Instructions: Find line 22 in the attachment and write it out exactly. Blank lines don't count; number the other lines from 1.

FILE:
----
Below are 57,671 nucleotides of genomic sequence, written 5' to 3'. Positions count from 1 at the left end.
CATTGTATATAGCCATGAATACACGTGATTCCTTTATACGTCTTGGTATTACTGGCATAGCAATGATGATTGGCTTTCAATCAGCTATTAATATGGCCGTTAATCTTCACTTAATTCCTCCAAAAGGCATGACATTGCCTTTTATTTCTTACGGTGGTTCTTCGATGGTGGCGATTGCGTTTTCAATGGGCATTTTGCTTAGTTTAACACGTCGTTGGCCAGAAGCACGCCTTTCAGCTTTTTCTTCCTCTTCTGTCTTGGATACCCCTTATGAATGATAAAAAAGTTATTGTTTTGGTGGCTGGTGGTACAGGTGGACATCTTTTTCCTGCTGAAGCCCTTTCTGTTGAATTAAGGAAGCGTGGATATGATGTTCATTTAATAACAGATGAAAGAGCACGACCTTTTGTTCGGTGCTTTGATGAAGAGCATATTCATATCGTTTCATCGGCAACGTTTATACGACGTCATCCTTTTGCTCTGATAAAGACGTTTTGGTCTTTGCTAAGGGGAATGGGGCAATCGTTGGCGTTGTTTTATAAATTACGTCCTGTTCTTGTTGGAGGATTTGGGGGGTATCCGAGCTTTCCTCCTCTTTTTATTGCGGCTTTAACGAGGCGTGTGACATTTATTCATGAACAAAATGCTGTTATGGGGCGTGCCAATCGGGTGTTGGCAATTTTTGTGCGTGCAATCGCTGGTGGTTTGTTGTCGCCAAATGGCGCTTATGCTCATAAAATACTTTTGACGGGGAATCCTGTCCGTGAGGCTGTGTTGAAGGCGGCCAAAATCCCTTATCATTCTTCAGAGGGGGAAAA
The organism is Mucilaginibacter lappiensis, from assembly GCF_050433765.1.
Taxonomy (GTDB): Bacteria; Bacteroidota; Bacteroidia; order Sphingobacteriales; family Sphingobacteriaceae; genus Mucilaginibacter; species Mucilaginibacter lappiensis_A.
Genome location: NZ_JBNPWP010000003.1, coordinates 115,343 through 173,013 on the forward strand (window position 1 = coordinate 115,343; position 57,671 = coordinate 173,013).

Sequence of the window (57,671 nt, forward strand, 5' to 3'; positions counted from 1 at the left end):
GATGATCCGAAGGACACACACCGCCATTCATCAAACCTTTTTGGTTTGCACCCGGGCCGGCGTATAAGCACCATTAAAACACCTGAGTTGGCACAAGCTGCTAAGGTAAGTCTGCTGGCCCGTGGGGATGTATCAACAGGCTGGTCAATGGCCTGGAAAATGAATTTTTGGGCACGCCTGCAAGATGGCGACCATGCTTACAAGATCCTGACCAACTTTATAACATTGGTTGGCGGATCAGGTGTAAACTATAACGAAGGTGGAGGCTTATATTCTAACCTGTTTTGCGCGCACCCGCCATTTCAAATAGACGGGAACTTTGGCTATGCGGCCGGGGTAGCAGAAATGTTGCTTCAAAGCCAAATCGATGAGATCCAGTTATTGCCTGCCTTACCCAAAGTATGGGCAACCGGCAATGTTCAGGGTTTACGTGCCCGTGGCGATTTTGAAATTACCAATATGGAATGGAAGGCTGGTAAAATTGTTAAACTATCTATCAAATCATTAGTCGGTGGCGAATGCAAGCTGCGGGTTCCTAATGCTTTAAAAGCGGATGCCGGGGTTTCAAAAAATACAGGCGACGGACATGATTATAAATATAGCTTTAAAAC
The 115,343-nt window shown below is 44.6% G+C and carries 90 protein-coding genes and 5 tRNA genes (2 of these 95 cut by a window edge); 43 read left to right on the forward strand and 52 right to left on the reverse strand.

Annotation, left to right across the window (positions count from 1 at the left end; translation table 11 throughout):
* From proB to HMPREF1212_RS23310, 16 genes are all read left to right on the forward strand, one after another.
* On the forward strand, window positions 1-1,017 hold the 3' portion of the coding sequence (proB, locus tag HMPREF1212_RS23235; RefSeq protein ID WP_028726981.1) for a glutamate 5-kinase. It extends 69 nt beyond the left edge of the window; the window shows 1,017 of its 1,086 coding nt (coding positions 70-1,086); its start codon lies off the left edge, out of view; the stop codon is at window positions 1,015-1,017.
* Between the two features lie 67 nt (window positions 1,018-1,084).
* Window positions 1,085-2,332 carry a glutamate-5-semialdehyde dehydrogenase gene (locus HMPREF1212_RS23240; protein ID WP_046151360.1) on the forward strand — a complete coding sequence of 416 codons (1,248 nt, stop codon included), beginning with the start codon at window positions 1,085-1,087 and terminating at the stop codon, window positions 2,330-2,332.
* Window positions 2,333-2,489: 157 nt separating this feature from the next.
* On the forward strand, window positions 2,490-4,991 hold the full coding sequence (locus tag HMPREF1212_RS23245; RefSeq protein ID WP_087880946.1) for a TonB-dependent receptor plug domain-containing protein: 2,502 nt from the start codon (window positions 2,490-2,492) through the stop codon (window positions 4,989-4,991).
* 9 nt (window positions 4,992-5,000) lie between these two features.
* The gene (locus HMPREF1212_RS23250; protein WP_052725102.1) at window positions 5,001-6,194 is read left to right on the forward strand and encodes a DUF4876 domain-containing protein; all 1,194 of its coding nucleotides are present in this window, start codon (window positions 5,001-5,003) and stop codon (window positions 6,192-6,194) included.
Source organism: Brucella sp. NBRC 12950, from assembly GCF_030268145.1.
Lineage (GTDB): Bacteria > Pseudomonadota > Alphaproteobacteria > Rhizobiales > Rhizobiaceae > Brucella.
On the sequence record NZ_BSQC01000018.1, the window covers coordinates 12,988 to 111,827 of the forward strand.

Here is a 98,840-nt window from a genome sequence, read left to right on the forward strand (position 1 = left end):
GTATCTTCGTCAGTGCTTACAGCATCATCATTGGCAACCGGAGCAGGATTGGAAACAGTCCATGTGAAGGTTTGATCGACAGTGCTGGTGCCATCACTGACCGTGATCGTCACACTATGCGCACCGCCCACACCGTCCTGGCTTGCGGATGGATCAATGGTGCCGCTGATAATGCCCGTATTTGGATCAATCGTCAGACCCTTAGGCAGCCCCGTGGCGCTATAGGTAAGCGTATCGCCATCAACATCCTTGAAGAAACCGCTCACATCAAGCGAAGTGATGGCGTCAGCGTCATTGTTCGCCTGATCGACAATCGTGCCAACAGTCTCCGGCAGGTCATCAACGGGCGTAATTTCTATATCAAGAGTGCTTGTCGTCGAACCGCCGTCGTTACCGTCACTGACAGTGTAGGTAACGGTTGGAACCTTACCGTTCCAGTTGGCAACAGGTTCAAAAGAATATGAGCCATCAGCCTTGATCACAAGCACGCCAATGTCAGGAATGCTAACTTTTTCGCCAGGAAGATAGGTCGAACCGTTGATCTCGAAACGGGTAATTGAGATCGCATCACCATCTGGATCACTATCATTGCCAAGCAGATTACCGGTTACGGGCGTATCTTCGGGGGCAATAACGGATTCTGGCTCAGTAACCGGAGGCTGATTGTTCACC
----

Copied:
GTATCTTCGTCAGTGCTTACAGCATCATCATTGGCAACCGGAGCAGGATTGGAAACAGTCCATGTGAAGGTTTGATCGACAGTGCTGGTGCCATCACTGACCGTGATCGTCACACTATGCGCACCGCCCACACCGTCCTGGCTTGCGGATGGATCAATGGTGCCGCTGATAATGCCCGTATTTGGATCAATCGTCAGACCCTTAGGCAGCCCCGTGGCGCTATAGGTAAGCGTATCGCCATCAACATCCTTGAAGAAACCGCTCACATCAAGCGAAGTGATGGCGTCAGCGTCATTGTTCGCCTGATCGACAATCGTGCCAACAGTCTCCGGCAGGTCATCAACGGGCGTAATTTCTATATCAAGAGTGCTTGTCGTCGAACCGCCGTCGTTACCGTCACTGACAGTGTAGGTAACGGTTGGAACCTTACCGTTCCAGTTGGCAACAGGTTCAAAAGAATATGAGCCATCAGCCTTGATCACAAGCACGCCAATGTCAGGAATGCTAACTTTTTCGCCAGGAAGATAGGTCGAACCGTTGATCTCGAAACGGGTAATTGAGATCGCATCACCATCTGGATCACTATCATTGCCAAGCAGATTACCGGTTACGGGCGTATCTTCGGGGGCAATAACGGATTCTGGCTCAGTAACCGGAGGCTGATTGTTCACC